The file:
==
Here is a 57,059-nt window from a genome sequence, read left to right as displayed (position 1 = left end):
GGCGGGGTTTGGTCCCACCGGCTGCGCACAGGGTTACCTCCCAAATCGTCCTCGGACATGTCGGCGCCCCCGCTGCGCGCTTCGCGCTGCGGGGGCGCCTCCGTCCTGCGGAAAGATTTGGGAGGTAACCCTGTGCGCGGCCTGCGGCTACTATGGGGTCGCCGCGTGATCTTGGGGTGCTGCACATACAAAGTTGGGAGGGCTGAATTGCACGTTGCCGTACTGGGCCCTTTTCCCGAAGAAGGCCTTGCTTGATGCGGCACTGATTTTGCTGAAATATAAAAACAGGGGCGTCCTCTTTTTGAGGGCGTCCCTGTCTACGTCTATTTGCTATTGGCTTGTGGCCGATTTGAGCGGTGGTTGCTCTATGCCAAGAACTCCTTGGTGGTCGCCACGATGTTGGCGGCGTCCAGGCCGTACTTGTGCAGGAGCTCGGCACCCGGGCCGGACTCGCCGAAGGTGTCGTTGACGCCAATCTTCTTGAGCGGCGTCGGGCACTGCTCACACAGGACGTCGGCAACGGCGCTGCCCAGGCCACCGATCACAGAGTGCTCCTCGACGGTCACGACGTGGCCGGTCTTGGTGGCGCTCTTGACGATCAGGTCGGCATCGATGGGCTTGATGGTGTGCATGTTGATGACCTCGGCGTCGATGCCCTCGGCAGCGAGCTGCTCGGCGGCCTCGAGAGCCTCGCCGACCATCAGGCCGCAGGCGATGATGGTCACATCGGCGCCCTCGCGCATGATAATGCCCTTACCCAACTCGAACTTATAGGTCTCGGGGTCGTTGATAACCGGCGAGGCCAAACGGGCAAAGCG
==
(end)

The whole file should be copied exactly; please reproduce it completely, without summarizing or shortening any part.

Here is a 57,059-nt window from a genome sequence, read left to right as displayed (position 1 = left end):
GGCGGGGTTTGGTCCCACCGGCTGCGCACAGGGTTACCTCCCAAATCGTCCTCGGACATGTCGGCGCCCCCGCTGCGCGCTTCGCGCTGCGGGGGCGCCTCCGTCCTGCGGAAAGATTTGGGAGGTAACCCTGTGCGCGGCCTGCGGCTACTATGGGGTCGCCGCGTGATCTTGGGGTGCTGCACATACAAAGTTGGGAGGGCTGAATTGCACGTTGCCGTACTGGGCCCTTTTCCCGAAGAAGGCCTTGCTTGATGCGGCACTGATTTTGCTGAAATATAAAAACAGGGGCGTCCTCTTTTTGAGGGCGTCCCTGTCTACGTCTATTTGCTATTGGCTTGTGGCCGATTTGAGCGGTGGTTGCTCTATGCCAAGAACTCCTTGGTGGTCGCCACGATGTTGGCGGCGTCCAGGCCGTACTTGTGCAGGAGCTCGGCACCCGGGCCGGACTCGCCGAAGGTGTCGTTGACGCCAATCTTCTTGAGCGGCGTCGGGCACTGCTCACACAGGACGTCGGCAACGGCGCTGCCCAGGCCACCGATCACAGAGTGCTCCTCGACGGTCACGACGTGGCCGGTCTTGGTGGCGCTCTTGACGATCAGGTCGGCATCGATGGGCTTGATGGTGTGCATGTTGATGACCTCGGCGTCGATGCCCTCGGCAGCGAGCTGCTCGGCGGCCTCGAGAGCCTCGCCGACCATCAGGCCGCAGGCGATGATGGTCACATCGGCGCCCTCGCGCATGATAATGCCCTTACCCAACTCGAACTTATAGGTCTCGGGGTCGTTGATAACCGGCGAGGCCAAACGGGCAAAGCG